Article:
3) School is a reflection of what is happening in my home.   In reading Charlotte Mason’s series on education, I found it curious that she begins her volumes with discussions about eating and resting.   What do these have to do with educating our children?   Everything.   As of this writing, one of the most heated debates regarding American public school education is what to feed the children, how much, and who controls the primary administration of this task (the government versus the parent).   There are valid arguments on either side, but where I am going with this discussion is that this is one place from which we can get a clue from the public school system: junk in produces junk out.   Our children respond very differently to hours at the table based upon a diet of whole foods, primarily raw, with salt and sugar controlled by me versus the processed, salt and sugar-laden foods that are marketed with kids dancing around while eating.  (Maybe the amount of sugar is why they’re dancing!!  LOL!!!)

Similarly, if there is no discipline, there is no education.    However that happens in your home, it must happen.   That habit of attentiveness must be deliberately nurtured and developed such that your child can receive the world around him.    Moreover, here’s something to think about when it comes to creating the atmosphere for learning at home: you cannot mentor in others what you cannot master in yourself.    The best way that we can keep our children excited about learning is to be life-long learners.   This facet of education includes the books we read, the television programming we watch, and yes, our countenance at the table.   Kids pick up non-verbal clues about how they should approach the table and its content from parents.   I am not suggesting that you sing as you wash dishes or dance with a broom, but I’m just sayin’…

4) My most important role is in producing Christian disciples.   Quite honestly, this has been the hardest lesson for me to learn, although you would think that it  would have come easily and naturally.   Part of the reason that I understood this later rather than earlier in our homeschooling journey is that, unlike many Christian homeschooling families, we did not begin homeschooling because of some heartfelt conviction from the Holy Spirit or great calling from the Lord (although I do sincerely believe that homeschooling is a calling and is not for everyone).   Our initial decision was more economic, and the idea of continuing the children’s Christian education was an added bonus, but not the primary catalyst for pulling our children out of private school.  Consequently, I focused heavily on the academic content of what they were learning. Fast-forwarding a number of years, we have always included Bible study, but it has only recently (as in within the last 5 years) hit me that if we raise smart children who do not comprehend the power of the Blood, we have done nothing.    When our children were small and largely under our protective wing, it was easy to shield them from an ungodly world.   When our children began to branch out from under us with age, however, I saw and heard of some of the choices of their peers–their peers who were raised in Christian homes, mind you.    And though I know that no one is above making wrong choices in life, I also see the need for positioning them to have an encounter with our Most High God.   We can no longer take for granted that because we take children to church on Sunday then it will be enough; we must be intentional in our walking out the life of Christ each day, all day.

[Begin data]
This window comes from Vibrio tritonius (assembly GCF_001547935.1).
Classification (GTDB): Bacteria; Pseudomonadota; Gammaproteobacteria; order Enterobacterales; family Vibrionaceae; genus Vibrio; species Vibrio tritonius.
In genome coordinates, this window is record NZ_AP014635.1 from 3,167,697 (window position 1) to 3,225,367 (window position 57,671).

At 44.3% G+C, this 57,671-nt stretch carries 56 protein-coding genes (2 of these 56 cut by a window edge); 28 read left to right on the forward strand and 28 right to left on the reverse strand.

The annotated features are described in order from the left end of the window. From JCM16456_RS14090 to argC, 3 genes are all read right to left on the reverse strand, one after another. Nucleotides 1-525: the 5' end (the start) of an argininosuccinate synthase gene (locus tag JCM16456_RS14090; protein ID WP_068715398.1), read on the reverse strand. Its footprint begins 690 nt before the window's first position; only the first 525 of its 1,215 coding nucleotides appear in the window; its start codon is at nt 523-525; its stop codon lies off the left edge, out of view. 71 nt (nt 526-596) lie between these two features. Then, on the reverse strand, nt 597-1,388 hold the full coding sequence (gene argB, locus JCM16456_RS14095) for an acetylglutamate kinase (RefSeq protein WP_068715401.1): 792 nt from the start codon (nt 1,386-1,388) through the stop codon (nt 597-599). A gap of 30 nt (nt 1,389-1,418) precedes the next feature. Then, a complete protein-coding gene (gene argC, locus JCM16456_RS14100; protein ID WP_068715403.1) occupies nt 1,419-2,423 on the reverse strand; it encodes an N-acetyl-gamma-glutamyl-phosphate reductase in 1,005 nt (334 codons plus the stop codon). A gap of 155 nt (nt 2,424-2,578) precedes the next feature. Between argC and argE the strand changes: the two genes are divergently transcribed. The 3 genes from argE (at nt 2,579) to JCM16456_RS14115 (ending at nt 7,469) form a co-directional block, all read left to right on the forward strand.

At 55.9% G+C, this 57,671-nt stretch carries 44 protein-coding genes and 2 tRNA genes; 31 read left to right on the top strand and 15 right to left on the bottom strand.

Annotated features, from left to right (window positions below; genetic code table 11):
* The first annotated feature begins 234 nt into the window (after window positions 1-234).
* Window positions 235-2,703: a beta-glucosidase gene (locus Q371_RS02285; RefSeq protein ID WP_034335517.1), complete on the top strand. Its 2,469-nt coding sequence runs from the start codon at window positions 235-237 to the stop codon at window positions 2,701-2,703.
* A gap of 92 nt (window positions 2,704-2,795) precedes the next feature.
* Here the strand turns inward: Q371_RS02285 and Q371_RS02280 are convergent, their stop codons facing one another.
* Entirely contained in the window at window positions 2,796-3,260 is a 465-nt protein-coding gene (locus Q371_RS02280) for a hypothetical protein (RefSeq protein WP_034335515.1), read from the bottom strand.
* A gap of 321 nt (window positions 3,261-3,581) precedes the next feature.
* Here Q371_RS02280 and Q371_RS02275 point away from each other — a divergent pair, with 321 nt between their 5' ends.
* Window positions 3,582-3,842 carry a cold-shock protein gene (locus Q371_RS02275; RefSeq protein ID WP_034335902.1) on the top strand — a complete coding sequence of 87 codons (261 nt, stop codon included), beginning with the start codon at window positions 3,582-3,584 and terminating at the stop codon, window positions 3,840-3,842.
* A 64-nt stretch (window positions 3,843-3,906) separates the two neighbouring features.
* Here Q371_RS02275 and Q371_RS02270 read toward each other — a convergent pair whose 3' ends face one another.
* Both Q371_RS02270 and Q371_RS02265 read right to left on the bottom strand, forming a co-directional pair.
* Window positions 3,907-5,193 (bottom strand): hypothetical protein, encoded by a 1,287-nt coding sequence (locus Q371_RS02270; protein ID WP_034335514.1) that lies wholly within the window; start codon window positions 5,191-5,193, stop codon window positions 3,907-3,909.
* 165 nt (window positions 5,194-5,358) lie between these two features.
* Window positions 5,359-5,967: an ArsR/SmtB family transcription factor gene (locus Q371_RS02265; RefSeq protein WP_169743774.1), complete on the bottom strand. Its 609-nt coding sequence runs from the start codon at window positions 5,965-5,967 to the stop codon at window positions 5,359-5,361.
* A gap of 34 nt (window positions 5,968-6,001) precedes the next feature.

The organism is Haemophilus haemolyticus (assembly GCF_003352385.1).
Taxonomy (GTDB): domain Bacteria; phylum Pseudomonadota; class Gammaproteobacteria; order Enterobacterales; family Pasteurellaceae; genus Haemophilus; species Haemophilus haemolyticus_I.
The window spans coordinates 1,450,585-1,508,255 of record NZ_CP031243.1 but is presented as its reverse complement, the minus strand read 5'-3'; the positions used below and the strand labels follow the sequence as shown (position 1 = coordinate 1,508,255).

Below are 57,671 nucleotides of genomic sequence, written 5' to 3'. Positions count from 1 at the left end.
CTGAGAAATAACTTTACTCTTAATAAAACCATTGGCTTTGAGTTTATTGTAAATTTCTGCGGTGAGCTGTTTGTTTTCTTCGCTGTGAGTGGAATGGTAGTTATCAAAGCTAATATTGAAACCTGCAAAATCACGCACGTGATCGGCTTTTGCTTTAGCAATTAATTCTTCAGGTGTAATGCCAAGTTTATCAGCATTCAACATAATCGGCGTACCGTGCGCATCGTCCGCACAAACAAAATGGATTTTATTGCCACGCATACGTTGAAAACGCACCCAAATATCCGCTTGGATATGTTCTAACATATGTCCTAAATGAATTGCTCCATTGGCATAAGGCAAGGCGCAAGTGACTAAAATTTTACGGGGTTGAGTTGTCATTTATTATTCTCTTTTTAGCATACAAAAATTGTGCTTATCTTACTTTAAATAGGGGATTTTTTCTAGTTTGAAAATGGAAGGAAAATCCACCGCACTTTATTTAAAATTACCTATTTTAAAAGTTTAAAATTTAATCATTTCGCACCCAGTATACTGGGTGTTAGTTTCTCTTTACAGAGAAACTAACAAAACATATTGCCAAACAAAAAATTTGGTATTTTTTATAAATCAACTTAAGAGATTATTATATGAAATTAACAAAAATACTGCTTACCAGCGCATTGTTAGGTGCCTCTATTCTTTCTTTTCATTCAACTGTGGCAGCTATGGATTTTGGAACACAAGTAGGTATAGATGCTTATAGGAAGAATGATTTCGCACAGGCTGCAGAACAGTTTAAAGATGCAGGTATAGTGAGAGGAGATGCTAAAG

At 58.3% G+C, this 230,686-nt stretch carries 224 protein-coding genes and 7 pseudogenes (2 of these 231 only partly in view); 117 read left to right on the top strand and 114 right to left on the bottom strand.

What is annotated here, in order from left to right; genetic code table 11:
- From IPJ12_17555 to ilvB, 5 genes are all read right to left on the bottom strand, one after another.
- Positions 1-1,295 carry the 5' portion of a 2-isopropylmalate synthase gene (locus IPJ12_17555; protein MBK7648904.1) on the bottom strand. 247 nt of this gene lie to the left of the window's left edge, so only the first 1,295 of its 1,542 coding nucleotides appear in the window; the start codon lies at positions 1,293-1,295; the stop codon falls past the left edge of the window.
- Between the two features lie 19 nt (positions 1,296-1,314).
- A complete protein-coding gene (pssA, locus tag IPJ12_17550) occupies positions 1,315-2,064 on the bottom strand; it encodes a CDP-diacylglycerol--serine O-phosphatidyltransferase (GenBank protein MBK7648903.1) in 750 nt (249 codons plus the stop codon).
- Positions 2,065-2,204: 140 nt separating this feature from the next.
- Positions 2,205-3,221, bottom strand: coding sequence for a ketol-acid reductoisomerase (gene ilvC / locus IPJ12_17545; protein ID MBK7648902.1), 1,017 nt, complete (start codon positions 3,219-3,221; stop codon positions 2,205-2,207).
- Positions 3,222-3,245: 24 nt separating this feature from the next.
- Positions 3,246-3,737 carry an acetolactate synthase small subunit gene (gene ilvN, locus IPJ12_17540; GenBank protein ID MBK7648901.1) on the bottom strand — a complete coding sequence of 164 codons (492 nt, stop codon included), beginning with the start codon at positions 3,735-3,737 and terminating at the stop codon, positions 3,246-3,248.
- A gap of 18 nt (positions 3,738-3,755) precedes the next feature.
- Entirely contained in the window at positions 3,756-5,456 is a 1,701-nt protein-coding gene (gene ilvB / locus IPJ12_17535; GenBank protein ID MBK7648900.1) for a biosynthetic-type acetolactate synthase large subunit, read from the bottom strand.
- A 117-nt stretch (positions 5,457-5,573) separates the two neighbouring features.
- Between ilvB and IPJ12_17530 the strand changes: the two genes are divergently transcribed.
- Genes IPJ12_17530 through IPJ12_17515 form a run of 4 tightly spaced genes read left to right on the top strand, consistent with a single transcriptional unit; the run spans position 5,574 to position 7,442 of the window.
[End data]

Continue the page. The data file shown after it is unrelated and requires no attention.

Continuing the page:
5) Seek ye first the kingdom of God and his righteousness…(Matthew 6:33)    Where will this journey lead us?   With one child (somewhat) out of the house, our path is far from completed.   I can say in complete faith, however, that if I had it to do over again, I would still choose this path.   There are countless intangibles that have come our way in addition to the comfort in knowing that our children have a solid educational and spiritual foundation.   The shift from academics first and foremost to discipleship as the foundation has made me a better teacher, making much clearer decisions about our subject matter and where it might fit in to the overall objectives of this time in school.   More than anything, with an eye on the Savior, I choose joy and find peace when my plans go awry–something I could not do when I had academic studies out of order.   I am also able to model for our children that Christ comes before it all, and is Lord over it all.


Having said all of this, I count myself not to have apprehended, and would love to hear your thoughts.   What are some lessons in home education that you wish you had known in the earliest of days?